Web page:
John Goodman of Southern Methodist University, a leading voice for free market medicine, has asked us to imagine what our groceries stores would look like if they were run like the medical system. In this piece, we will take his observations and add some of our own.
- As you enter the store, note that there will be no prices posted.
- In addition, the price you pay will vary according to who you are and how you will pay.
- You’ll have to come in during office hours because the store will close on weekends and holidays.
- What you want probably won’t be on the shelf. You will be told to come back later.
- If you do find what you want, you will have to wait to pay, perhaps a long time, and you may not be able to charge it then, since getting the price right and your credit checked may take days or weeks.
- Don’t expect to be able to return anything, no matter how defective the product is.
- There won’t be any brands to guide you and labels and sizes won’t be consistent. If you want to compare, better bring your calculator, and anyway how can you compare without prices?
- Most the products will have to be government approved, which costs a lot of money. To pay for that, only patentable products will be offered. So don’t expect any natural food. Only synthetic food, new to nature, will be on the shelves.
- If any food is not government approved, the label will be severely restricted by law, so you won’t be able to tell it is food.
- Please don’t expect new selections you haven’t seen before. It is so expensive to create synthetic food and get it approved, that new products will be few and far between and sell at fantastic prices.
- If you don’t like the store’s product, you can hire a lawyer to sue. The prices charged will reflect all the resulting lawsuits.
- Don’t expect to make selections on your own. Each selection will have to be approved by some licensed professional. Most of these professionals will be paid by the government. Under government rules, they will receive much larger fees if they are employees of a large government approved food organization, so fewer and fewer of them will work for themselves or, even indirectly, for you. It may seem odd that political progressivism, which began attacking big business, is now herding professionals into them, but get used to it.
- All of your purchases will be electronically recorded. Approximately 800,000 different parties will have access to these records. So if you are going to be embarrassed by a purchase, better not to make it in the first place. If this bothers you, don’t expect any sympathy from the media. The New York Times gets really upset about the government snooping on what books you buy or borrow from a library, but won’t care about what grocery or drugstore products you buy.
- You will of course be required by law to buy a food insurance policy. Only items approved by government will be covered, so government will decide what qualifies as food and thus what you will be allowed to eat.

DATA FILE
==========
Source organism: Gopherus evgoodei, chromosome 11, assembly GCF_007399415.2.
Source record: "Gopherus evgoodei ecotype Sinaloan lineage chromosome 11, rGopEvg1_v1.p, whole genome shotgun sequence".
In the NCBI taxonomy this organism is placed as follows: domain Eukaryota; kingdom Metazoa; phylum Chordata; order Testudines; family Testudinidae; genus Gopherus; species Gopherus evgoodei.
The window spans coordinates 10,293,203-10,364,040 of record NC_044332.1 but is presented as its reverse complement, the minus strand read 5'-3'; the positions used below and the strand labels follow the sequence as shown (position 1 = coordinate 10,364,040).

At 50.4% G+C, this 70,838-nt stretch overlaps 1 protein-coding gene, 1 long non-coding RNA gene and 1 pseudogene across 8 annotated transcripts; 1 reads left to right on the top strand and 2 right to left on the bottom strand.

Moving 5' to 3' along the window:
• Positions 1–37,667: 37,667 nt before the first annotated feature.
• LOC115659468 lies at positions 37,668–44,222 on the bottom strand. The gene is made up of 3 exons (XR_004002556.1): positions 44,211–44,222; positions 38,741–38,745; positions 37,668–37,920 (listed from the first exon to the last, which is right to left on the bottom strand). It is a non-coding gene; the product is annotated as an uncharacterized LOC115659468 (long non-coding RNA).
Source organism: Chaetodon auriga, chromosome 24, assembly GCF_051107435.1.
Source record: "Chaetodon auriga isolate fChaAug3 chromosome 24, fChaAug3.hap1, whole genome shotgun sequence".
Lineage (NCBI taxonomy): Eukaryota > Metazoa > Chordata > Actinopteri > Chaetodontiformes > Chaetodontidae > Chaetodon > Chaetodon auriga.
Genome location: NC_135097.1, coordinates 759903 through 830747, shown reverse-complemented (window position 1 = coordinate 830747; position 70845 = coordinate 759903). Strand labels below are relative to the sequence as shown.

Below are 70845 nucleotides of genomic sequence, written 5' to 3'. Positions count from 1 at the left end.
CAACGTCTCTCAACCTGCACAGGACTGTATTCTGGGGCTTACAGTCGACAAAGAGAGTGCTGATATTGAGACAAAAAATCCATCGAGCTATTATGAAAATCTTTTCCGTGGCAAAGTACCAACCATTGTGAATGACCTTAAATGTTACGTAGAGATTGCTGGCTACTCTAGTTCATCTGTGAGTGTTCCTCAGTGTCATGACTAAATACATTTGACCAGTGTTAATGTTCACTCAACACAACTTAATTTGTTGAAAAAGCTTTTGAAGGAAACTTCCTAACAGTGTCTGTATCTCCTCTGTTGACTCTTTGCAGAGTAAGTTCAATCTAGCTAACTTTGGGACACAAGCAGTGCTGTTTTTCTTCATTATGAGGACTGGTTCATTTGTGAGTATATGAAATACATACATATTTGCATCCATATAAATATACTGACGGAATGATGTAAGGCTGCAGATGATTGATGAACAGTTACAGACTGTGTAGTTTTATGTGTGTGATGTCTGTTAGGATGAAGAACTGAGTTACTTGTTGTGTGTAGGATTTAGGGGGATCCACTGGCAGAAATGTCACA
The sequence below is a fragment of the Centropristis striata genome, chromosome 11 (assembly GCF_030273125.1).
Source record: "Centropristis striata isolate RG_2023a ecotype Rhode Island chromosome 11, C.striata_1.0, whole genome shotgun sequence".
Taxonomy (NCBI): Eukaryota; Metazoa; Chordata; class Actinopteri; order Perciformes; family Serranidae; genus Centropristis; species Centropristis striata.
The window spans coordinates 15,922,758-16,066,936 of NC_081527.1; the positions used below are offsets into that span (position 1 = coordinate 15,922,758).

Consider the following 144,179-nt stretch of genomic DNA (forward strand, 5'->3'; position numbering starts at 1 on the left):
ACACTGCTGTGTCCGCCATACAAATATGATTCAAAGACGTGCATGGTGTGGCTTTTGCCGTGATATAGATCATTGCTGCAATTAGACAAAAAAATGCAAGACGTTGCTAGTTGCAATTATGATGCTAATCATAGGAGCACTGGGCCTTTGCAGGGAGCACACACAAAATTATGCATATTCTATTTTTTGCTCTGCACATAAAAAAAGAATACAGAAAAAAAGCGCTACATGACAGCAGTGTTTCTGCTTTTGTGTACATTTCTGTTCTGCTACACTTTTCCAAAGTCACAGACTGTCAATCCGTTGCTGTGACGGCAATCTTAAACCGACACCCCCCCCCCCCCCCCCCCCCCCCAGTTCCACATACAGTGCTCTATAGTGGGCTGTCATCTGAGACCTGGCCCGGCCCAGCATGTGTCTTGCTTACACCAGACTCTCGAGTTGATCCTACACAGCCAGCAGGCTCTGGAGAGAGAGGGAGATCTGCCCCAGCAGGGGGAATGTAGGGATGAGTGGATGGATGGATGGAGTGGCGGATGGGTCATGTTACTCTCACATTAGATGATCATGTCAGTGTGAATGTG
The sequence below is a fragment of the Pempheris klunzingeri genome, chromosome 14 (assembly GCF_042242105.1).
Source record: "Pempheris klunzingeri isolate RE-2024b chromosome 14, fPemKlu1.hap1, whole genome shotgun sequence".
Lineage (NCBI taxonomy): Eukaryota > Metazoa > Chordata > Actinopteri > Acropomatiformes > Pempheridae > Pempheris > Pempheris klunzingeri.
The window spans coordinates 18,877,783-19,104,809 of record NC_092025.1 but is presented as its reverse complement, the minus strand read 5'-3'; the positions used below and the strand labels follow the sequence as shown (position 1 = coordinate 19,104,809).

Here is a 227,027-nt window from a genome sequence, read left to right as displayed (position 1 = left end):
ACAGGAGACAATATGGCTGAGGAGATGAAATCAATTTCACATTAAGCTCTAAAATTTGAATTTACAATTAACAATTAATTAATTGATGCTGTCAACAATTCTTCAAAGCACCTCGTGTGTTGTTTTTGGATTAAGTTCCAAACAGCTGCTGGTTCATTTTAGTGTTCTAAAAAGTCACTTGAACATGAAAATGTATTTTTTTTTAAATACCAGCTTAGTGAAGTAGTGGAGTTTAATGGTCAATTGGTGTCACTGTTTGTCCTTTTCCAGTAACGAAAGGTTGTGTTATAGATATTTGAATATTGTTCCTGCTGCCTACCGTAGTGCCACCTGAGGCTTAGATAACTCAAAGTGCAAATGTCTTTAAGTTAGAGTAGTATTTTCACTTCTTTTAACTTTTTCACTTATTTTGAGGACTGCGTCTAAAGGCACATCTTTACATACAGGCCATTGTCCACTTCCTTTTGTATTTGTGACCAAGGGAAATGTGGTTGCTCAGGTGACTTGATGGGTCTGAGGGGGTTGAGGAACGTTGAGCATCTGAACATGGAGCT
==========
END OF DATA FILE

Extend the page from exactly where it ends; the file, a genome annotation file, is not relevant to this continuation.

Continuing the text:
- Because your policy will cost the same whether you need loads of groceries or few, the insurance companies will try to get rid of those who need the most. So don’t expect to have your calls answered ( calling would mean you are likely a big shopper) or otherwise receive good service.
- If you once had a food insurance policy bought across state lines ( because you were a member of a national organization such as the Author’s Guild or the Graphic Arts Guild), please be aware that this is now illegal.
- If your income is limited, you may be eligible for some nice food insurance subsidies. But be careful. If your income rises by $1 too much, you may suddenly lose as much as $9,355 in subsidy. It may be best to forget about increasing your income, since that could trigger the loss of other government benefits worth even more than $9,355.
- Let’s hope that you are not making the minimum wage, because your food insurance will cost your employer from $2.28- $5.89 per hour, which may mean you lose your job. Or your employer may reduce your full time job to part time to escape the food insurance mandate.
- It is hard to say how all this will affect you, however, because your employer or the large food organization that approves your purchases may get any number of special exemptions from the government. You may even yourself get some crumbs falling off the crony capitalist table.
Are you relieved that this has all been a fantasy– that the grocery industry is not run like healthcare? Please understand that “reform” could yet be coming to groceries. In the first place, groceries are currently a so-called private market, and private markets are notoriously subject to what economists call “imperfect information” and “imperfect competition” among other alleged defects. Government, which actually suffers from even more of these defects, may want to step in.
In addition, the truth is that, in order to stay alive, we need food, clothing, and shelter much more than healthcare. Since government long ago took over much of farming, and more recently housing, along with healthcare, surely food insurance will be the next big idea. Why stop with food stamps ( actually cards), which can be used in any existing grocery store, when you can “reform” the whole food system?